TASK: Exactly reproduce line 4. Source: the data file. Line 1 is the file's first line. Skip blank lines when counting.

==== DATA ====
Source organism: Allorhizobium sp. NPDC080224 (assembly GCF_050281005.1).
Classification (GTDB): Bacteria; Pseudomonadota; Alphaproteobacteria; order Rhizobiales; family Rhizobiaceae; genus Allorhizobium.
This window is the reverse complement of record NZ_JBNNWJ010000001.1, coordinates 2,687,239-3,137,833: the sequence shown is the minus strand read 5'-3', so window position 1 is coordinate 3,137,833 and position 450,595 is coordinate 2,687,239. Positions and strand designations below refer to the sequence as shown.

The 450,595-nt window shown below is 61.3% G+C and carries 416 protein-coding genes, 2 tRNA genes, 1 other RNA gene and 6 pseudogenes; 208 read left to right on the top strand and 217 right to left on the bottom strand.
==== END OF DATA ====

The 450,595-nt window shown below is 61.3% G+C and carries 416 protein-coding genes, 2 tRNA genes, 1 other RNA gene and 6 pseudogenes; 208 read left to right on the top strand and 217 right to left on the bottom strand.